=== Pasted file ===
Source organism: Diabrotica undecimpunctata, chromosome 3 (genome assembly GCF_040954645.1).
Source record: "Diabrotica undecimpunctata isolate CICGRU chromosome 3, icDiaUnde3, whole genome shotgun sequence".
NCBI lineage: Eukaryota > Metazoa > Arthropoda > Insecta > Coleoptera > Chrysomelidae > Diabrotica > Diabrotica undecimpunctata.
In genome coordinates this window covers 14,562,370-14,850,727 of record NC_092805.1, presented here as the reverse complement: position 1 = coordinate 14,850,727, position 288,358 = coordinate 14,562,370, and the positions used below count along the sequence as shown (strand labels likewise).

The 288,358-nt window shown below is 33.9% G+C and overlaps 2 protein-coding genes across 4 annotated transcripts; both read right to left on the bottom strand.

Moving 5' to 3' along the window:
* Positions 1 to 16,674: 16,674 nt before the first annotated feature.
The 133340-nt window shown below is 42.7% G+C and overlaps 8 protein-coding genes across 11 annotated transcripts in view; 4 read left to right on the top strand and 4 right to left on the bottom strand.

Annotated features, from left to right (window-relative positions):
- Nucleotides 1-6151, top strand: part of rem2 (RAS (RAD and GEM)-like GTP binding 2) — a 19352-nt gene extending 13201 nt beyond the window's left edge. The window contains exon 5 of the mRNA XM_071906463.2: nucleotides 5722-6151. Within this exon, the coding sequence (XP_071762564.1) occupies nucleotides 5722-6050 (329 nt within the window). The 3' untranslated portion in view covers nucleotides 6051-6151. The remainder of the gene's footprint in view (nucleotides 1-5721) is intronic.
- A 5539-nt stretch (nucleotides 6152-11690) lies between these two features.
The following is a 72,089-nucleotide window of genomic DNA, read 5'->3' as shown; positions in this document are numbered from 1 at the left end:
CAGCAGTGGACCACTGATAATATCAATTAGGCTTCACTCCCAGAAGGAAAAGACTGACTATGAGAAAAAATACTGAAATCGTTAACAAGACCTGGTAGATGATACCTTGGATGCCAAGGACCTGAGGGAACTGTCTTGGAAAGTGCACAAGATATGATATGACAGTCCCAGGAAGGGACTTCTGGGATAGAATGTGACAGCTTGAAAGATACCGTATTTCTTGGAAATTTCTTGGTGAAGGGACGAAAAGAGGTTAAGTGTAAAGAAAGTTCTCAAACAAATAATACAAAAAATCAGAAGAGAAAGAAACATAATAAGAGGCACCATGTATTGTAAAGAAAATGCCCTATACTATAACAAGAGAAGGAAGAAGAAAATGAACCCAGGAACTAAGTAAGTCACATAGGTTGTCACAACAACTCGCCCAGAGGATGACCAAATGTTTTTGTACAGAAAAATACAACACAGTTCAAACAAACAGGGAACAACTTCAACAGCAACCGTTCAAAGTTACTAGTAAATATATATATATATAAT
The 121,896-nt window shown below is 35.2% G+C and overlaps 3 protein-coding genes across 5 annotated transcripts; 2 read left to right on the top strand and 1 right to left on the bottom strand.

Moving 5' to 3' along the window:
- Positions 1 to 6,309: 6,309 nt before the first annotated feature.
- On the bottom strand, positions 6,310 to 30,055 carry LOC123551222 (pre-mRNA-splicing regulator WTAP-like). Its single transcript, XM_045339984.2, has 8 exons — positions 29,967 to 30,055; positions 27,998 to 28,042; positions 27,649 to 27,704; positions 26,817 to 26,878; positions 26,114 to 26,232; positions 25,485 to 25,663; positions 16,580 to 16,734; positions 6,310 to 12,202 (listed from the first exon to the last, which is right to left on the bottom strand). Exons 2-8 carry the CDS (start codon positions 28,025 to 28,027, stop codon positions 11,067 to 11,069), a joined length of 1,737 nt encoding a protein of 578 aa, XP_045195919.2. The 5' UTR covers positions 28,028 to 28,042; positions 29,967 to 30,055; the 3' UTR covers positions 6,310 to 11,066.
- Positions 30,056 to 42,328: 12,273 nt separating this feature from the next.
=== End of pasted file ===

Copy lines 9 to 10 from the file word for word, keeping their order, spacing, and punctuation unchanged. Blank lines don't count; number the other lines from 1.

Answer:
Annotated features, from left to right (window-relative positions):
- Nucleotides 1-6151, top strand: part of rem2 (RAS (RAD and GEM)-like GTP binding 2) — a 19352-nt gene extending 13201 nt beyond the window's left edge. The window contains exon 5 of the mRNA XM_071906463.2: nucleotides 5722-6151. Within this exon, the coding sequence (XP_071762564.1) occupies nucleotides 5722-6050 (329 nt within the window). The 3' untranslated portion in view covers nucleotides 6051-6151. The remainder of the gene's footprint in view (nucleotides 1-5721) is intronic.